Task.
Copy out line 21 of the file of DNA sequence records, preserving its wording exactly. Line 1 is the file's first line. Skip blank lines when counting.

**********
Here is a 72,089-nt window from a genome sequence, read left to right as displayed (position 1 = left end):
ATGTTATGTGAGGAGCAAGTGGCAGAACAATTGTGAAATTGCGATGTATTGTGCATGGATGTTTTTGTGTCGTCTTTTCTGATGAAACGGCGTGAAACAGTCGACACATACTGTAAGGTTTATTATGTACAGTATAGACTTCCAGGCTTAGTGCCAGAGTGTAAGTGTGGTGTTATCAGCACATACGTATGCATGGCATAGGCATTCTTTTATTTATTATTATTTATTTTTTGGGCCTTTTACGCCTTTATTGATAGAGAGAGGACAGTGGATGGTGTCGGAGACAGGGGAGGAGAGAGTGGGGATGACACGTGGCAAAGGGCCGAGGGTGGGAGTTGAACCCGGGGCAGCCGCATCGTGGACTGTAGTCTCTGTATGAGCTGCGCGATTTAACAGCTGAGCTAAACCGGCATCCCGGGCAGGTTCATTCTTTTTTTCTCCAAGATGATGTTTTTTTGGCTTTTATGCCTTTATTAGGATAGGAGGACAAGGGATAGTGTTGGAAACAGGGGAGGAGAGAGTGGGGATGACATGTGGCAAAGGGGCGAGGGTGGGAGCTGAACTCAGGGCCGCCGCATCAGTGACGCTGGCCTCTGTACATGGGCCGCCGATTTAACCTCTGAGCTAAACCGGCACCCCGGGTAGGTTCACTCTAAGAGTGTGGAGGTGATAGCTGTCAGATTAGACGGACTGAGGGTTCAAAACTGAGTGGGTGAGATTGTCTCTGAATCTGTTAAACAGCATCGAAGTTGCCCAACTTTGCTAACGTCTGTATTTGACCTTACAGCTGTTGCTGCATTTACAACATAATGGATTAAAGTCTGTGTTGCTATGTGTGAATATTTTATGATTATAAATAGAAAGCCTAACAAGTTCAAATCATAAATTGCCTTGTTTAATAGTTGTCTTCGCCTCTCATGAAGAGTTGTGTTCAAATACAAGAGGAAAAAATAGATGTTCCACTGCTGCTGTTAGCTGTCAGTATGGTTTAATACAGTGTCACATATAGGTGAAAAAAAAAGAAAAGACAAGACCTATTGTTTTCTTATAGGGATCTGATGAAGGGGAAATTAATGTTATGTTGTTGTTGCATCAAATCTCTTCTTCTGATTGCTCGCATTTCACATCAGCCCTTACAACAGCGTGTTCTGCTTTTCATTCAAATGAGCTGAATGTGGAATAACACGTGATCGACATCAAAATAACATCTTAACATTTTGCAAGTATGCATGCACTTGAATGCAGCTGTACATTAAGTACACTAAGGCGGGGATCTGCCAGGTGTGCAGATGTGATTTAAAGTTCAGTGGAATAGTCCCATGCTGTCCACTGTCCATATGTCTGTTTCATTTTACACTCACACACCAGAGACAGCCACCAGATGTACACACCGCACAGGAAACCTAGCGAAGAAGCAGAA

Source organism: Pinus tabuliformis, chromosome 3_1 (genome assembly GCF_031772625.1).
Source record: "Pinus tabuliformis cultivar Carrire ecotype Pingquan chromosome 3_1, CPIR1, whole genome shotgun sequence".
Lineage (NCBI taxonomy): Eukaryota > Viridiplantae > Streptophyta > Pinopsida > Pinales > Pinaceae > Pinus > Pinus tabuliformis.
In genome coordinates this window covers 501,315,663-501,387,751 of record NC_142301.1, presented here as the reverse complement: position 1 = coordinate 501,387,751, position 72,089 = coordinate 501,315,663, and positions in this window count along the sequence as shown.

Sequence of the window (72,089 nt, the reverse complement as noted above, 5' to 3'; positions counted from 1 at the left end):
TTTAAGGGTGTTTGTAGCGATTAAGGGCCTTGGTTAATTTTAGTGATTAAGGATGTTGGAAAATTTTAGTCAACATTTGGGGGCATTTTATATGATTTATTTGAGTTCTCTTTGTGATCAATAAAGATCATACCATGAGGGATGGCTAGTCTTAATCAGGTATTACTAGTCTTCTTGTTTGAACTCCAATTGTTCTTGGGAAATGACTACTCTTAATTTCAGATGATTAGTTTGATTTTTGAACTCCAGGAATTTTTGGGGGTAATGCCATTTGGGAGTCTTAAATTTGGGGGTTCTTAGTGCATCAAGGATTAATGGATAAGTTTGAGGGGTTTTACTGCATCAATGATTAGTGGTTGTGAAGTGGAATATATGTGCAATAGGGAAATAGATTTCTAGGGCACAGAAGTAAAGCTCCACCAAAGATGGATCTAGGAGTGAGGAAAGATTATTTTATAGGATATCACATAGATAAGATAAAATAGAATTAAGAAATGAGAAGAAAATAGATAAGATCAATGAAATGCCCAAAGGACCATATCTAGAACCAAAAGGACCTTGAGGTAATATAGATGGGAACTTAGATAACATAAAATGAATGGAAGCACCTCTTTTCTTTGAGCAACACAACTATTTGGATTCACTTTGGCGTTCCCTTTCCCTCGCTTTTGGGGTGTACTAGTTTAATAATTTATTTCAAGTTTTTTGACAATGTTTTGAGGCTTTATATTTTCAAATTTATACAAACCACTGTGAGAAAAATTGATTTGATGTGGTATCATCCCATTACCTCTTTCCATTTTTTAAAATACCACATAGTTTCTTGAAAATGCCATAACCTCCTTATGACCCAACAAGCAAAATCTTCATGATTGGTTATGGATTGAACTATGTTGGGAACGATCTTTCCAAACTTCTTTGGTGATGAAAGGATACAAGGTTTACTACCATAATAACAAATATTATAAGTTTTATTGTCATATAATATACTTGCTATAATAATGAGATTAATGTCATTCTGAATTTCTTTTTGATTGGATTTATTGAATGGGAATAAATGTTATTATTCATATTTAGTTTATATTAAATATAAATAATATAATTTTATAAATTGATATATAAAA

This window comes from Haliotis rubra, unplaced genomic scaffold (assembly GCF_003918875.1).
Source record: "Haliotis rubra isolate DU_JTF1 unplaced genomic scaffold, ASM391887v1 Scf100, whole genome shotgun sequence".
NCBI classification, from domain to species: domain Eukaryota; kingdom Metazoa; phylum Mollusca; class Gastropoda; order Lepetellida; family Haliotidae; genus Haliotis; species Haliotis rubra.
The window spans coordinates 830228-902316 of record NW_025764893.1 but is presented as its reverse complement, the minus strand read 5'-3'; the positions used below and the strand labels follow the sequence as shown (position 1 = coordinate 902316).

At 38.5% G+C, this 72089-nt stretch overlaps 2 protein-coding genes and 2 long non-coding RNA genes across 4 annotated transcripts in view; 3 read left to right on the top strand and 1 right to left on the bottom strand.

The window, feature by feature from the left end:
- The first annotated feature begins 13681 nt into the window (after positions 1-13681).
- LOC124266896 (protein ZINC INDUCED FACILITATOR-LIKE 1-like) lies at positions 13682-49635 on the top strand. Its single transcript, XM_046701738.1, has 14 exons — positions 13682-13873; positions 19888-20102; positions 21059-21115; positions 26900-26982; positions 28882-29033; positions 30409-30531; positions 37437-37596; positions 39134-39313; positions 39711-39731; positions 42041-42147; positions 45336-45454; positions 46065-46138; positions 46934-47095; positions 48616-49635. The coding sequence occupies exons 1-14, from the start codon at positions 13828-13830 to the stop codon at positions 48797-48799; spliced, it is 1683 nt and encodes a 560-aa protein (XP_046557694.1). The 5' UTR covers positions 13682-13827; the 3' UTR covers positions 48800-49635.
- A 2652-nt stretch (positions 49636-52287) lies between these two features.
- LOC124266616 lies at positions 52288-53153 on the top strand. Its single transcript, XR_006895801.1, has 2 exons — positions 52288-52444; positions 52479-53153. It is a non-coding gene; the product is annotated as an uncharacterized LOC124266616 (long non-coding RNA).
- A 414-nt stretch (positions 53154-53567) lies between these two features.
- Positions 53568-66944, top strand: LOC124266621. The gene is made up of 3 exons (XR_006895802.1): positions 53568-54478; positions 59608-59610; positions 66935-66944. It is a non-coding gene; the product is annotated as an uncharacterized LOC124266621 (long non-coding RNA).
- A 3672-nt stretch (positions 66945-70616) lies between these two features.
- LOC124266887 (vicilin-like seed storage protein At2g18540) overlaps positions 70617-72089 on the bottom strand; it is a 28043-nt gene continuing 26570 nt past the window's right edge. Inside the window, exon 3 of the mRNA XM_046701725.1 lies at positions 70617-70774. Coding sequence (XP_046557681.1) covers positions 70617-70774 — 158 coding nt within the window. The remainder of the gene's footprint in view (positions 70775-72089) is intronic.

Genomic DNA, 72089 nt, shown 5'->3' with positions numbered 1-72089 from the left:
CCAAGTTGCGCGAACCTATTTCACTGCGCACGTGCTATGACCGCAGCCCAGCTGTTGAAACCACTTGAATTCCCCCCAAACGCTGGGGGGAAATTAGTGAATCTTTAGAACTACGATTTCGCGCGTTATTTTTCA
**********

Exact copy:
- A 3672-nt stretch (positions 66945-70616) lies between these two features.